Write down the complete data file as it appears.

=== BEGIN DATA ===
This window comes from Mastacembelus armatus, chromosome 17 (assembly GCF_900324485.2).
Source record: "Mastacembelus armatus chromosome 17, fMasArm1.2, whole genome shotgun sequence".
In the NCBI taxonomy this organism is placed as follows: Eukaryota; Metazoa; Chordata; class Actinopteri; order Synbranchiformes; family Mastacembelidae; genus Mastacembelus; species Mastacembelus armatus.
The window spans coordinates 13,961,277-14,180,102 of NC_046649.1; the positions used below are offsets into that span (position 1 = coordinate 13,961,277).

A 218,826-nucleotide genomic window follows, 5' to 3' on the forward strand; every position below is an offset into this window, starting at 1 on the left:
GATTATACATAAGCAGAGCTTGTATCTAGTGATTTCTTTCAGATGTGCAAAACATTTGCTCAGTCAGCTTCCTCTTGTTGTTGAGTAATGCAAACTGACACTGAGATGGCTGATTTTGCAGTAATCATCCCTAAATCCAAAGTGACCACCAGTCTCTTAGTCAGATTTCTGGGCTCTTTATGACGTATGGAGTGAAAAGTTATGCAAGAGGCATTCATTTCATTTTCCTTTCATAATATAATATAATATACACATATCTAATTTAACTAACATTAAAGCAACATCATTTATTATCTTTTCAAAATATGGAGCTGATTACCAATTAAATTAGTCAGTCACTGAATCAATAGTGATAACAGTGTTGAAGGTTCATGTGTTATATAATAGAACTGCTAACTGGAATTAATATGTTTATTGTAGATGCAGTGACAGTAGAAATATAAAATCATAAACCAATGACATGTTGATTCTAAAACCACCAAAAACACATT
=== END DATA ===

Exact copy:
This window comes from Mastacembelus armatus, chromosome 17 (assembly GCF_900324485.2).
Source record: "Mastacembelus armatus chromosome 17, fMasArm1.2, whole genome shotgun sequence".
In the NCBI taxonomy this organism is placed as follows: Eukaryota; Metazoa; Chordata; class Actinopteri; order Synbranchiformes; family Mastacembelidae; genus Mastacembelus; species Mastacembelus armatus.
The window spans coordinates 13,961,277-14,180,102 of NC_046649.1; the positions used below are offsets into that span (position 1 = coordinate 13,961,277).

A 218,826-nucleotide genomic window follows, 5' to 3' on the forward strand; every position below is an offset into this window, starting at 1 on the left:
GATTATACATAAGCAGAGCTTGTATCTAGTGATTTCTTTCAGATGTGCAAAACATTTGCTCAGTCAGCTTCCTCTTGTTGTTGAGTAATGCAAACTGACACTGAGATGGCTGATTTTGCAGTAATCATCCCTAAATCCAAAGTGACCACCAGTCTCTTAGTCAGATTTCTGGGCTCTTTATGACGTATGGAGTGAAAAGTTATGCAAGAGGCATTCATTTCATTTTCCTTTCATAATATAATATAATATACACATATCTAATTTAACTAACATTAAAGCAACATCATTTATTATCTTTTCAAAATATGGAGCTGATTACCAATTAAATTAGTCAGTCACTGAATCAATAGTGATAACAGTGTTGAAGGTTCATGTGTTATATAATAGAACTGCTAACTGGAATTAATATGTTTATTGTAGATGCAGTGACAGTAGAAATATAAAATCATAAACCAATGACATGTTGATTCTAAAACCACCAAAAACACATT